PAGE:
ISLAMABAD - Since the outbreak of Corona­virus, the normal lives of peo­ple have not been the same and masses are still coping with the fact that the physical presence in daily affairs has to be as minimum as possible.

However, this trend has af­fected the students’ lives in its own unique way as online or virtual learning is becom­ing the new ‘Normal’. Almost all educational institutes of the country have been provid­ing virtual lectures and classes for their students during this time period to avoid the time-lapse between the semesters. Although this solution has helped a great deal to save the educational year as a whole, yet it has brought some of its own challenges along. Stu­dents as well as teachers are faced with many obstacles on the road to learn virtually.

The biggest concern for stu­dents is internet connectivity. Students from metropolitan cities enjoyed good internet connectivity, but those liv­ing in rural and remote parts of the country faced immense problems while going virtual. Online connecting sites such as Zoom, Microsoft Teams and LMS consume large amounts of data, require faster internet speed and advanced versions of phones or computers.

Besides, power outages in certain areas are also an ob­stacle for students to be able to come online for the lessons on time. Another valid con­cern was for parents who can­not afford separate phones or laptops for all the siblings at­tending the classes at the same time. According to Mehjabeen Zia, a housewife, in the begin­ning of the lockdown it was worrisome because children were wasting their time at home but after the inception of online classes it had become easier for us to make them fol­low the study routine although virtual learning that was not as effective as traditional one. 

She said, “Most of the time I have to make sure that chil­dren are attentive during the lecture as the teacher cannot pay attention to a class of 60 students through a video call. It’s not only the teacher’s re­sponsibility to ensure the ac­curacy of the method as it is new to all of us,” she said.

Sobia Kanwal, a mother and banker who has been work­ing from home, said that get­ting kids ready for online classes and making sure they were attending thorough­ly was a whole other level of struggle. She went on to say that making kids take a lec­ture from a screen was diffi­cult as compared to sending them off to school while I my­self work along with managing the household. Kiran Fareed, a chemistry teacher from Army Public School (APS) Karachi, said that managing a class of 50 students through a com­puter screen became a chal­lenge for teachers.

“Most of the time attendance of students is low because of parents’ negligence or unavail­ability of the internet. Besides, online classes from home need a proper learning environ­ment to stay focused on the lecture. However, students be­longing to the joint family sys­tem or living in small houses for large families faced diffi­culties regarding attentiveness and concentration. We cannot observe every student through the chat window if they are at­tentive or not which makes it harder to convey the lecture to the fullest,” she added.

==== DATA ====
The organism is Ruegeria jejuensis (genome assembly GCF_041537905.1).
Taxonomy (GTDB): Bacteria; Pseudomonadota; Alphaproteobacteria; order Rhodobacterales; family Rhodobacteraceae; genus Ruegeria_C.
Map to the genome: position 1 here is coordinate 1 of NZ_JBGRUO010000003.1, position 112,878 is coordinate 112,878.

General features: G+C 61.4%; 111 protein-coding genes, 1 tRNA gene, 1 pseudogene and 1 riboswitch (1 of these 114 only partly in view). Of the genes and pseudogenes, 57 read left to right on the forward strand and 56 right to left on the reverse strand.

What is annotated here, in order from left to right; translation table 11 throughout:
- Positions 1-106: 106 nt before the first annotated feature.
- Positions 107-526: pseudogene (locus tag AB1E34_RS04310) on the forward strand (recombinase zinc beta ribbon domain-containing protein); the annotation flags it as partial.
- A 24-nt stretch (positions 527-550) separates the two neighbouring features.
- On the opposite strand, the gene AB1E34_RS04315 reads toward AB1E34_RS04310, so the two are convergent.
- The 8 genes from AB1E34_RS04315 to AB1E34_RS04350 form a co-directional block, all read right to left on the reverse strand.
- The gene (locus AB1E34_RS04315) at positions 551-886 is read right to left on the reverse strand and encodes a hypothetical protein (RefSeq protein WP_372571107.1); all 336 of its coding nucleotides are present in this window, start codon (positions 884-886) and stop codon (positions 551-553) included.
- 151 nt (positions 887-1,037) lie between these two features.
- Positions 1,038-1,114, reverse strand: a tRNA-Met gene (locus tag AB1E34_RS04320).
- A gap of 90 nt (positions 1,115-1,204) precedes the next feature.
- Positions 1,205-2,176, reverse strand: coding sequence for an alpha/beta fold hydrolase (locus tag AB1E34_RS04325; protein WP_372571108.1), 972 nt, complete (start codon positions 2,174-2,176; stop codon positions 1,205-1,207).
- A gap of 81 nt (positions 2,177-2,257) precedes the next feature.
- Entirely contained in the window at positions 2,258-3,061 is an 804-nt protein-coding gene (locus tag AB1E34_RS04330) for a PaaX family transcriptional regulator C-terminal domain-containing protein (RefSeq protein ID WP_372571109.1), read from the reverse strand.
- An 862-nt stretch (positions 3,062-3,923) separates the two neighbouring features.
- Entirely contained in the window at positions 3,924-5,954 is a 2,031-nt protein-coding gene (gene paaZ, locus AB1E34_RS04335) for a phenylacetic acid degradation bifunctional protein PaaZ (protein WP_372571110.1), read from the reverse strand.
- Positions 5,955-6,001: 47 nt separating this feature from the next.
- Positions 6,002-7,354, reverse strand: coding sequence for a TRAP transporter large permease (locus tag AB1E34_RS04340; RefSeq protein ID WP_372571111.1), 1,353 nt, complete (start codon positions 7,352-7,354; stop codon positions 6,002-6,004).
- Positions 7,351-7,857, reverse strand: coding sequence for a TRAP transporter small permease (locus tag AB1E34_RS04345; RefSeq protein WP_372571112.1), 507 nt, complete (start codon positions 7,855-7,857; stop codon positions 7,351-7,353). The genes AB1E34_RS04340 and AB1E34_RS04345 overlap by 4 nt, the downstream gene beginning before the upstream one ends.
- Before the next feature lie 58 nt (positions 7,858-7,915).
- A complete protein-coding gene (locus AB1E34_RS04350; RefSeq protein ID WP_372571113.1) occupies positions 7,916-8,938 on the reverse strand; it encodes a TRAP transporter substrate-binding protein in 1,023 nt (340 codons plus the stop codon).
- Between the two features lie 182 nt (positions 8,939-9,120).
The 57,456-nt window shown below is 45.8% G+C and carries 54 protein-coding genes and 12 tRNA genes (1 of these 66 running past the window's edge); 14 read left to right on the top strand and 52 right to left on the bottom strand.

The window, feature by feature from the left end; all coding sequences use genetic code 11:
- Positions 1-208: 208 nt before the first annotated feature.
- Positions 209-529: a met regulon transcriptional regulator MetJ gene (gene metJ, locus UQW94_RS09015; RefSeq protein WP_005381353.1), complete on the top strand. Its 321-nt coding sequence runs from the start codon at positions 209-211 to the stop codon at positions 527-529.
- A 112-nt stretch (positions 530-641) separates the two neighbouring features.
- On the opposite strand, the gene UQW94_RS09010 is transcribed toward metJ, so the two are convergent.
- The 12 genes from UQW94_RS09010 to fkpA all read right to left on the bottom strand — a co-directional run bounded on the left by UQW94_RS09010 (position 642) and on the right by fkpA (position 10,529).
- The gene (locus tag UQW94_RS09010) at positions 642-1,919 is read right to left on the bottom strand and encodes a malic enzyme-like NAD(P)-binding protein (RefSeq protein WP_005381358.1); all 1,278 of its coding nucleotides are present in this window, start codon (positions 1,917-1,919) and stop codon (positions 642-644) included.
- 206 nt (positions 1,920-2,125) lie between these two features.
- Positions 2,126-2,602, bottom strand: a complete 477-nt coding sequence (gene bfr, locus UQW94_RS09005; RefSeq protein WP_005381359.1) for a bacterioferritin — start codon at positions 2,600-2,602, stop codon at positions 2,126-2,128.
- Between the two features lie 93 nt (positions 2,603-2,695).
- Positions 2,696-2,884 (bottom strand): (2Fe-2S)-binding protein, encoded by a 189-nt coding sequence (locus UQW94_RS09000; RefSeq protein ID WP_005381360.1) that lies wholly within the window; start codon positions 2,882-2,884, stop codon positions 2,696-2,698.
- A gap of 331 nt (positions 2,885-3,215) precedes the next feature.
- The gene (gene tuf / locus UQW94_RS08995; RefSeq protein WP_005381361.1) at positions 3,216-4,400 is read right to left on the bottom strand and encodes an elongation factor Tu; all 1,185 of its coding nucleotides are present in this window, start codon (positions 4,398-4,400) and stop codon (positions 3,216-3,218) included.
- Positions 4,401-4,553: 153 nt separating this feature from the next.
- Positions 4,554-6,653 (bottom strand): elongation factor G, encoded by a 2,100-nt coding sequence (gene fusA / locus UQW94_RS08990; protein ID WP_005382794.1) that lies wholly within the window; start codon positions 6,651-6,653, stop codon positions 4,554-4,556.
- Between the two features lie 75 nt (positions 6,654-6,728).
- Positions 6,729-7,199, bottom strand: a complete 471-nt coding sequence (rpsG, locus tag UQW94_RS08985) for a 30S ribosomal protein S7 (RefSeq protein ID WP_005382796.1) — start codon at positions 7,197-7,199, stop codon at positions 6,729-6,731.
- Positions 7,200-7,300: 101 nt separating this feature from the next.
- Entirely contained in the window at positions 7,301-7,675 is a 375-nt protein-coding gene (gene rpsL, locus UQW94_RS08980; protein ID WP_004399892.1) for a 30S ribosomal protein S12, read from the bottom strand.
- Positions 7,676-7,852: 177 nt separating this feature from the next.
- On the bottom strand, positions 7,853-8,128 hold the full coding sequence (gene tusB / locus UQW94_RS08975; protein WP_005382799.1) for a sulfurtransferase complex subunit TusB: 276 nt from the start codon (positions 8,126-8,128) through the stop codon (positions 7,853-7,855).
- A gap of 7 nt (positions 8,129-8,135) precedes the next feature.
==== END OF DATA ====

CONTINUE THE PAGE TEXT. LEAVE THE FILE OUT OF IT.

She said although it has be­come imperative during these times to ensure continuity of studies it has also put a burden on academicians professional­ly. “We have to take classes, attendance, tests and assign­ments virtually and then we upload them on the school’s system for the records which usually consume a lot of time,” she added.

Along with technical difficul­ties and lack of communica­tion, online classes were also affecting student’s mental and physical health. Mostly chil­dren spend time on mobile and laptops as their screen-time has increased 80% more than usual. This puts strain not only on eyes but also affects cogni­tive abilities and causes atten­tion deficit among youngsters.

According to a study pub­lished in the journal Preven­tive Medicine Reports (2018), young people who spend sev­en hours or more a day on screens are more than twice as likely to be diagnosed with depression or anxiety as those who use screens for an hour a day. Dr. Anwaar Ahmad Gul, an eye Specialist practicing in Is­lamabad, said that too much screen time is rather harm­ful for children aged under 15 and causes not only phys­ical problems but affects men­tal and behavioural health of kids as well. “Long-term ef­fects of screen addiction may include speech delay, cognitive impairment and difficulty with problem-solving and creative thinking, depression and anx­iety,” he explained. Dr Gul said although use of these gadgets by children has become inevi­table but it puts heavy respon­sibility over parent’s shoul­ders. They should set a time table for screen time and keep observing them to prevent ex­cessive usage of technology.

While most of the business­es are now partially or fully opened, educational institu­tions in most of the countries are still waiting for the ‘green signal’ from their governments to resume routine activities. Federal Minister for Educa­tion Shafqat Mahmood said in a media talk on Friday the final decision on the reopening of schools will be taken in a meet­ing of the provincial education ministers today (September 7). He also hinted at the ‘like­lihood’ of opening educational institutes from September 15 in a phased manner.